Fremont, Ohio’s Jacob Wukie is part of a team that has qualified for the 2020 Olympic Games in Tokyo. Wukie returns to the Olympics after earning a silver medal in 2012 at London. (He is the son-in-law of Pastor Kevin and Pam Pinkerton at Grace Community Church, Fremont.) A portion of a story from usarchery.org appears below. Click here to read the complete article. Also below is a portion of a feature story about Jacob from worldarchery.sport. See Jacob Wukie’s return fuels USA’s push for full team quota.
USA Archery Qualifies Full Men’s Team For Tokyo 2020
PARIS, France – At the Final World Qualification Tournament today, USA’s Tokyo men’s slate earned their full berth of three quota spots for the Tokyo 2020 Olympic Games. Led by 3x Olympic Medalist, 5x World Cup Final Champion, World Champion, World No. 1 and World Record Holder Brady Ellison, London 2012 Team Silver Medalist Jacob Wukie returns to the Games after a long international hiatus with Jack Williams, who was 9th in the world in the 2019 season in his debut Olympic performance.
The incredibly strong trio spent the last week together in France, training for the final qualification event that awards the full team quota placement for only three nations. They found their rhythm and came to play. Williams was solid and strong through qualification, while Ellison and Wukie steadily picked up steam to put the team in first headed into match play. With many powerhouse teams left to qualify, that top ranking was critical.
USA cruised through the 1/8th round against Slovenia and their quarterfinal with Spain, taking easy 6-2 victories. In the semifinals, they scored 57, 58 and 59 across three straight sets in the wind to seal the win and guarantee their spots for Tokyo. Their last three arrows each found the center of the X ring for a perfect finishing score.
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Jacob Wukie’s return fuels USA’s push for full team quota
“To say that there is no pressure, I think it’s ignorant,” Brady Ellison said ahead of Saturday’s final qualifier for the Tokyo 2020 Olympic Games.
The USA is one of 38 countries competing for three recurve men’s team spots in Paris. Ellison’s individual place is secure – ever since he was officially nominated to full the ticket that he qualified by winning the worlds – but the reigning world number one will look to upgrade to a team quota so two additional USA archers can join him in Japan.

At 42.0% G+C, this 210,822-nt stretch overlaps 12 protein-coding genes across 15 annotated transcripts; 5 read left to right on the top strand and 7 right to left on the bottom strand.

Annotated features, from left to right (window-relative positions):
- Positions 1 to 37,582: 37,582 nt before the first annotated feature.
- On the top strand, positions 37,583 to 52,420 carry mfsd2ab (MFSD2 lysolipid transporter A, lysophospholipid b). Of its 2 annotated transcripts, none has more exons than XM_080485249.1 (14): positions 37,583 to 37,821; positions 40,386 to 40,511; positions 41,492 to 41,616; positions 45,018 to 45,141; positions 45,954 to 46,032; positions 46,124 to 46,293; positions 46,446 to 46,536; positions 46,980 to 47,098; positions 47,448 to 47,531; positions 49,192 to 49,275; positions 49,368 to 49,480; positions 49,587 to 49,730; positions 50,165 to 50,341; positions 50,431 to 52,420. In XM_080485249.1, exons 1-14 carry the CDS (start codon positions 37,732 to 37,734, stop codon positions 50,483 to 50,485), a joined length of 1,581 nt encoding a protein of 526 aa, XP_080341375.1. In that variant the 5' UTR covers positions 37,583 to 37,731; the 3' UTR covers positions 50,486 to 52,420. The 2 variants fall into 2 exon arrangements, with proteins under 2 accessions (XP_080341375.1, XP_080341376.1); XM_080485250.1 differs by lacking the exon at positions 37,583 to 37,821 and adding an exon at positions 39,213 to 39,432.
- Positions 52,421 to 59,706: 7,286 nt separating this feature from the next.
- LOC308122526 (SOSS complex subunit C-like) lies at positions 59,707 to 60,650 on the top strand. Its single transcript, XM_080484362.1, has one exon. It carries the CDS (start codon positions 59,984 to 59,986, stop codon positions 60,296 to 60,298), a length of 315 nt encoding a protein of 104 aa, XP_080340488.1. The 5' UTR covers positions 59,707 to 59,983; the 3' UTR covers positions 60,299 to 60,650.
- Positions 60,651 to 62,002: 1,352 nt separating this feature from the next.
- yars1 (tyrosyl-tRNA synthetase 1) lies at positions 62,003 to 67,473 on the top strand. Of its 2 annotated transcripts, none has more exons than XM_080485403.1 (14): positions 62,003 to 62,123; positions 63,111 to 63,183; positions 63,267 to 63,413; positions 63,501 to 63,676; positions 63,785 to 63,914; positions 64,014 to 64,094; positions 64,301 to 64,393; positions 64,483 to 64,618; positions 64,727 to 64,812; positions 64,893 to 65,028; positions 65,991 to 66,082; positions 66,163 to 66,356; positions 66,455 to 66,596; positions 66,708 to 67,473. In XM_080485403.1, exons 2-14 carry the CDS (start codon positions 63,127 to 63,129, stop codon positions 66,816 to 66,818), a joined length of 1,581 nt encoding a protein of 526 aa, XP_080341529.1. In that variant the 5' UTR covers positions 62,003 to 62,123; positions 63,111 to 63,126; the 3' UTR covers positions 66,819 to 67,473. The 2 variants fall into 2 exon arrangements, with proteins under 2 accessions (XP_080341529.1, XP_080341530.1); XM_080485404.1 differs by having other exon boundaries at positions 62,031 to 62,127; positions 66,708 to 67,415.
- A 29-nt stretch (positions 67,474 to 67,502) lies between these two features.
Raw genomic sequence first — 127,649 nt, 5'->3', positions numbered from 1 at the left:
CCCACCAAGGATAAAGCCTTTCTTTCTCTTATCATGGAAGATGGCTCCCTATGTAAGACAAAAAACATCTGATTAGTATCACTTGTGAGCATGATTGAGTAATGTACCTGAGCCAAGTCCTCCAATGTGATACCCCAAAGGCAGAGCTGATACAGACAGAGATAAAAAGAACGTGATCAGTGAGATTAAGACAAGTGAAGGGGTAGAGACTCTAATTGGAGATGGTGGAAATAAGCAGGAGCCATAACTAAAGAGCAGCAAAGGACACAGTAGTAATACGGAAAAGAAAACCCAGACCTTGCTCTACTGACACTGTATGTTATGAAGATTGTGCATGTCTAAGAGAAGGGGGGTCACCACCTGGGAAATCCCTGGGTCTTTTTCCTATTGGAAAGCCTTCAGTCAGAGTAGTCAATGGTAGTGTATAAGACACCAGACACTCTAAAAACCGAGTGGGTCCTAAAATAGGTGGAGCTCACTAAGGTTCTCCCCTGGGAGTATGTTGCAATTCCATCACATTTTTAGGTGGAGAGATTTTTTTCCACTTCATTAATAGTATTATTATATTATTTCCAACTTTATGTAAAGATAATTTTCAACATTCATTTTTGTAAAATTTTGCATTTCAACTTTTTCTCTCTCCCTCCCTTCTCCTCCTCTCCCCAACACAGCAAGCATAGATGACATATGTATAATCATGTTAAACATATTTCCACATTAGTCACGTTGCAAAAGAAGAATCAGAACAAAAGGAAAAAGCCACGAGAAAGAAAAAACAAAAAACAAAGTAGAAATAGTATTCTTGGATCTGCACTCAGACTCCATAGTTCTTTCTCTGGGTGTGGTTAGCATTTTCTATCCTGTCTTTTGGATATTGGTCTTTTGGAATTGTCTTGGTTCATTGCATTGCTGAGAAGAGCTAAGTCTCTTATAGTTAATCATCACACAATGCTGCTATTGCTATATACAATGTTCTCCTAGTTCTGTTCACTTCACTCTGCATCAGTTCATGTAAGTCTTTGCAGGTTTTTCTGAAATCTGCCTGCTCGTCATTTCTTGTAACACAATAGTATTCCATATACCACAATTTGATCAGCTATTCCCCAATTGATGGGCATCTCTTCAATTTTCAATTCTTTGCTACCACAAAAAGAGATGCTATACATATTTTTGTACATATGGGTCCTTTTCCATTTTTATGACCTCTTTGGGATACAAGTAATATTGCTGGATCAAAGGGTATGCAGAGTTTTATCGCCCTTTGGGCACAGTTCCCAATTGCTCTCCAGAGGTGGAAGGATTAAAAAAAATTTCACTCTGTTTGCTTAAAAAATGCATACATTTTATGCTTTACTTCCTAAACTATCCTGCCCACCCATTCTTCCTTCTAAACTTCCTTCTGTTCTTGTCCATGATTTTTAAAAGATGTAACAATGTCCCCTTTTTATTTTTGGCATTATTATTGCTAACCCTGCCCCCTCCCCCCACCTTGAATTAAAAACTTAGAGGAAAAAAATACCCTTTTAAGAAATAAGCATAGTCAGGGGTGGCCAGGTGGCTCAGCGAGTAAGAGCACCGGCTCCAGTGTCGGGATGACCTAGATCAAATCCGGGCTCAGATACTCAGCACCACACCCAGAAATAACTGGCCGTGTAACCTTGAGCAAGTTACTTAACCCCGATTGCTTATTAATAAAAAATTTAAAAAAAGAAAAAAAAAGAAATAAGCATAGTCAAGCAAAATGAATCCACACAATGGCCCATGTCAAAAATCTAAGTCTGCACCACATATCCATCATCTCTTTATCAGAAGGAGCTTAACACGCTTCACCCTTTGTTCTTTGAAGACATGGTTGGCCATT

“You have to shoot great, you have to be in the top three and there are a lot of teams, a lot of matches to get through,” Ellison said. “Everybody on the field has the mindset that it’s the last chance. At this point, you get there or you don’t. Whoever handles that attitude better, does better.”
Ellison is accompanied by youngster Jack Williams and veteran Jacob Wukie in Paris.
Thirty-five-year-old Wukie is back in the mix after a spell away from the sport. But there’s a successful history – nine years ago, in 2012, Ellison and Wukie won a team silver together at the Olympics in London.
Williams, 21, earned a spot on the team during Wukie’s absence, injecting a shot of youthful energy along with their international experience.
“Wukie and I had success, but so have Jack and I,” Ellison said. “Experience-wise, I think we have a very experienced team mentally. We just all need to come together and shoot some 10s.”
The USA recurve men’s team has won back-to-back silver medals at the Olympics. Brady’s the only returning archer from those squads. And as talented as Ellison is, the USA will need strong contributions from all three members if it wants to secure a team quota this weekend.
Wukie’s ability to regain his level from nearly a decade ago could make the difference.
“It’s exciting! It’s been a long time,” he said. “I’m back and shooting at the World Cup. I’m enjoying being here. It’s good to see everybody.”
Wukie already astonished at the Team USA Olympic trials in Salt Lake City, out-performing more recent members of the international team to win his place at this event – and potentially at the Games – alongside Brady and Jack. He credited striking a proper balance between family and work for his surprise return.
“I didn’t necessarily have a plan to come back, but I was always keeping it in mind,” he said. “Once I was able to have a better schedule to work, train and also travel, it made more sense. That’s why I decided to come back.”
The prospect of returning to the Olympics after such a long break is exciting for Wukie – and his teammates. He isn’t a newcomer, but it has been a while. Still, he knows what it takes to succeed at the highest level.
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